The Struggle for Self-Determination: History of the Menominee Indians since 1854

By David R. M. Beck | Go to book overview

CHAPTER ONE
The Early Reservation Years

The treaty of 1854 reestablished a legal territorial base for a Menominee homeland in Wisconsin. Tribal members began to settle permanently in communities there based on their historic band affiliation. The numerous bands remained territorially separate even after 1854, when each band selected its own site on the reservation, some as many as twenty miles distant from others. In the early reservation years both the Menominee and the federal government would struggle to determine the ways in which the Menominee could survive on this much diminished fraction of their original homeland. Tribal values and ideas would sometimes seem to mesh with American goals and other times to conflict with them as the tribe worked to establish a new way of living in its newly defined home base. As time went on, however, Menominee and federal efforts drifted further apart.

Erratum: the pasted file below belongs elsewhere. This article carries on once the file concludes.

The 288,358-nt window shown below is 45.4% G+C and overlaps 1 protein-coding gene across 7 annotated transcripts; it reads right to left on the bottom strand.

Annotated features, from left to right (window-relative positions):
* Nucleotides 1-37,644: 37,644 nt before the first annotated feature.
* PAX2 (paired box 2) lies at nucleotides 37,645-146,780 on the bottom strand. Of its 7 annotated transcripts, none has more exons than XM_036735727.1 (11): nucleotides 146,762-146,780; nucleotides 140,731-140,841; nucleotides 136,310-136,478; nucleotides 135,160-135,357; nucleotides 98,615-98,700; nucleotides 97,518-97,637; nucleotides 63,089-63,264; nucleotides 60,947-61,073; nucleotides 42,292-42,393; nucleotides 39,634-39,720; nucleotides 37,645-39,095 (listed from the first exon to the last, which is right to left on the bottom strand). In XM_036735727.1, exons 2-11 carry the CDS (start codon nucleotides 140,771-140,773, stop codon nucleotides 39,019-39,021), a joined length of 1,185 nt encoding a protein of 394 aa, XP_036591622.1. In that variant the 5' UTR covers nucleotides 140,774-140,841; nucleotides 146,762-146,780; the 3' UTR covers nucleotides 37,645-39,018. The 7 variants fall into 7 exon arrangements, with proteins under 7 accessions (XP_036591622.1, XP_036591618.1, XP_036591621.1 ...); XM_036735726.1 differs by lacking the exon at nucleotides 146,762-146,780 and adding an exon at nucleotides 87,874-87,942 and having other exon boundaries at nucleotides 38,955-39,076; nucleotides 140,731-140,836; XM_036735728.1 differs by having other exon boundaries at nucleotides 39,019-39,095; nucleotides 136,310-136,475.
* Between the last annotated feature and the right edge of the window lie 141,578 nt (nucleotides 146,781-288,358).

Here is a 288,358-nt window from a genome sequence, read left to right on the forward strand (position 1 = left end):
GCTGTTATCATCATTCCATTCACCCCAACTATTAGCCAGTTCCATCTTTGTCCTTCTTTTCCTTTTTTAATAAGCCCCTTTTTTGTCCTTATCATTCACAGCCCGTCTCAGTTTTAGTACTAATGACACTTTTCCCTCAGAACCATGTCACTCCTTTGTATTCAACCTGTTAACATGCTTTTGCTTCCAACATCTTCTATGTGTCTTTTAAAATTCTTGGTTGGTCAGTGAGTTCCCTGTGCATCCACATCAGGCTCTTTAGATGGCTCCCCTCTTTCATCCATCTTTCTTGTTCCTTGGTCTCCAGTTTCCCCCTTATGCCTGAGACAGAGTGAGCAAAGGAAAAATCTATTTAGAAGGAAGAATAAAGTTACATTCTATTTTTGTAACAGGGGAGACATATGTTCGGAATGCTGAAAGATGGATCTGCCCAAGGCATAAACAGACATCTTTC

Tribal members attempted to adapt to their new life in a variety of ways. They followed the advice of federal officials until they realized how ineffective it was. They expressed interest in farming and in the American education system. Many also focused their adaptations on the spiritual realm, and Catholicism became an increasingly important part of life for many Menominees. However, self-serving officials in both the government and the church often subverted their efforts to adapt. The reality of life in a land with too few resources struck the Menominee hard. Many of those non-Indians serving among them, both federal agents and missionaries, often failed to take note of this.


THE NEW RESERVATION

In settling the reservation, Catholic bands led by Carron, LaMotte, Kinepoway, and Oshkenaniew moved primarily east of the Wolf River. Tribal members and federal officials often simply called these bands “Christian.” The bands that continued to follow the Mitāēwin religion remained separate, based on the Bear (Oshkosh, Souligny, and Mahchakeniew or Chickeney) and Thun-

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